More than 3,300 British soldiers are currently serving in the country. Troops have been steadily deploying to Helmand since the beginning of the year as part of the International Security Assistance Force (ISAF).
Most are from the Colchester-based 16 Air Assault Brigade. The UK took control of NATO’s ISAF operations on 4 May.
Fighting has intensified in recent weeks, with clashes between coalition troops and Taleban forces.
Britain has previously denied that troops will be used to hunt down the Taleban and al-Qaeda fighters, but yesterday the Defence Secretary said their hands would not be tied.
“Providing a secure environment for reconstruction is central to NATO’s contribution to stabilising Afghanistan. But make no mistake, our troops will use force when necessary to defeat threats to the security of Helmand,” he said.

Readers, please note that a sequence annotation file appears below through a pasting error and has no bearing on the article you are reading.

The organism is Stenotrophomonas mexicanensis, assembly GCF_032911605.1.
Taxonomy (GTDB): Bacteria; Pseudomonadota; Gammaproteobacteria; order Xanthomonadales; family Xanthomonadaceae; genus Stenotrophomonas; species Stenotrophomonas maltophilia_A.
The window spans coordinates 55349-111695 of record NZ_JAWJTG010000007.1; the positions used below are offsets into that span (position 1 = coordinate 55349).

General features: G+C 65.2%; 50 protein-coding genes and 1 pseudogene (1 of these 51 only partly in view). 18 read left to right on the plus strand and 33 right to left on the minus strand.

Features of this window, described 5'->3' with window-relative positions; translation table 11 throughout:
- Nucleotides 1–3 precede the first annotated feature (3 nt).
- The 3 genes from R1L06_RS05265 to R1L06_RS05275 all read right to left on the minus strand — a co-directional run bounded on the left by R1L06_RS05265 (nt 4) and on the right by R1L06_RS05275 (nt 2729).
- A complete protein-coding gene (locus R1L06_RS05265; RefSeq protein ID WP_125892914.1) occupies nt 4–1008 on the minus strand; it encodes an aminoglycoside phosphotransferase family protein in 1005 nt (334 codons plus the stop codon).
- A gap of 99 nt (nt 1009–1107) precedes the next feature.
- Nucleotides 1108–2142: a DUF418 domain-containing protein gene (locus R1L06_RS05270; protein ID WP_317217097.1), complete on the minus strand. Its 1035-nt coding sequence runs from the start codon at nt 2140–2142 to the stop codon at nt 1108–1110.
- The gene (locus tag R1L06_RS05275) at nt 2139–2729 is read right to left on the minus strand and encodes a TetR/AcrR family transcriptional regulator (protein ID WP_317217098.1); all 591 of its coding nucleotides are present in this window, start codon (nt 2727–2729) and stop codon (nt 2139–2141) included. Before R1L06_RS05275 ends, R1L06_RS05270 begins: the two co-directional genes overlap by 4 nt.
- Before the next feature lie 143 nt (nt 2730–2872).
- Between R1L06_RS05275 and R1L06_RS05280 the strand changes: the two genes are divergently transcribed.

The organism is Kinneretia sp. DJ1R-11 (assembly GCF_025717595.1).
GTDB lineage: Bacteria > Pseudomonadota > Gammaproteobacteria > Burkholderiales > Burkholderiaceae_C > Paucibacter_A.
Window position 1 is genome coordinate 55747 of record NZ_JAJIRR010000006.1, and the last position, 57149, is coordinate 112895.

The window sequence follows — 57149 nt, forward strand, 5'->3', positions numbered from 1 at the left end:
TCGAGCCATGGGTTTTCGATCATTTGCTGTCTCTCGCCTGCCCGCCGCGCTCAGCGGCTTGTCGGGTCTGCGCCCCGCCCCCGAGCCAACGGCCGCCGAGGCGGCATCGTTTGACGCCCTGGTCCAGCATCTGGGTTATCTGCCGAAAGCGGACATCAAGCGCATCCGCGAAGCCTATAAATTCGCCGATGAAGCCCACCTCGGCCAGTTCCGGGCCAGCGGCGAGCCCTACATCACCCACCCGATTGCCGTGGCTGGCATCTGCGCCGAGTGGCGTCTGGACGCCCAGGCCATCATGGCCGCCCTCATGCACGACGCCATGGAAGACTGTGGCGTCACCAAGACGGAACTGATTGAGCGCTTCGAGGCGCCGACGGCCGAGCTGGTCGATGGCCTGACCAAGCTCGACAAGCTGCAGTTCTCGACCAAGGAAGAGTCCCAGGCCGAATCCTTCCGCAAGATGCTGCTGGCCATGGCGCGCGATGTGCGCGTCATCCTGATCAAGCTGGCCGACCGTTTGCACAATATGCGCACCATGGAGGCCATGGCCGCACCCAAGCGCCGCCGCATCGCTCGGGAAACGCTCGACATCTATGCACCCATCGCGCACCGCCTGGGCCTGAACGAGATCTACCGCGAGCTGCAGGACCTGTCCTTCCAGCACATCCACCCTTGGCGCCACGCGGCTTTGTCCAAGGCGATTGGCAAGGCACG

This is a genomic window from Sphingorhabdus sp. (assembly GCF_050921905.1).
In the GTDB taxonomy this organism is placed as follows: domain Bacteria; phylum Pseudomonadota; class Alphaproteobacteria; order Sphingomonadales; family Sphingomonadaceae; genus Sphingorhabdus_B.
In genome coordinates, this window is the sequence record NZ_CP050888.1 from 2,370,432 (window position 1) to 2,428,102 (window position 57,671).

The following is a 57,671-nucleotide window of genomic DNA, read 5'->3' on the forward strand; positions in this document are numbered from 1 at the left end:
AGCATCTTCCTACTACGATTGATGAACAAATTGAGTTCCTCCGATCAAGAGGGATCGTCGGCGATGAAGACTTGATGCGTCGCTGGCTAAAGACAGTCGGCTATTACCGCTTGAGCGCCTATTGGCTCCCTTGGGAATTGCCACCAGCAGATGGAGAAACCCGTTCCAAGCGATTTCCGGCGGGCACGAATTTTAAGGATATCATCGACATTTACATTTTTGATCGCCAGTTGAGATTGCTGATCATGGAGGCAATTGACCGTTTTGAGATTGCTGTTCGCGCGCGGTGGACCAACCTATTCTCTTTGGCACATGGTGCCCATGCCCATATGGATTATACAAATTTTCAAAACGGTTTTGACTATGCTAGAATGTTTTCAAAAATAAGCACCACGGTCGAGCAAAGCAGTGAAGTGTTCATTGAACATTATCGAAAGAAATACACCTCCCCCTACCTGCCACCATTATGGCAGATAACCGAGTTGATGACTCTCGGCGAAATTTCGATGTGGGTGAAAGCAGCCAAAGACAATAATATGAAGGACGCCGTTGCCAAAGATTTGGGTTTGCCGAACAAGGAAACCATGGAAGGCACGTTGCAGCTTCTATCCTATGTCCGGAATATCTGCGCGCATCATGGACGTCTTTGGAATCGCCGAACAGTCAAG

About 600 soldiers from 45 Commando will leave Scotland in the autumn to relieve paratroopers from 16 Air Assault Brigade who arrived in the lawless province last month.
British commanders want to have the mountain warfare- trained commandos on hand to allow them to continue operations against the Taleban through the severe winter.
Training for deployment has already begun.
Learning how to work alongside Apache helicopters will be a priority for the Arbroath commandos. The gunships have been in the thick of the action over the past month, providing fire support for British paratroopers in two large battles with Taleban fighters.
Sunday’s battle was the most deadly incident to date. The engagement took place in the Sangin valley, which runs through the centre of Helmand and is reputed to be the centre of the Afghan heroin trade and a staging area for Taleban fighters.
British Army officers describe the valley as a route for Taleban supplies coming from Pakistan and for the export of heroin. US and Canadian forces established a base in the region earlier in the year in an attempt to wrest back control of it.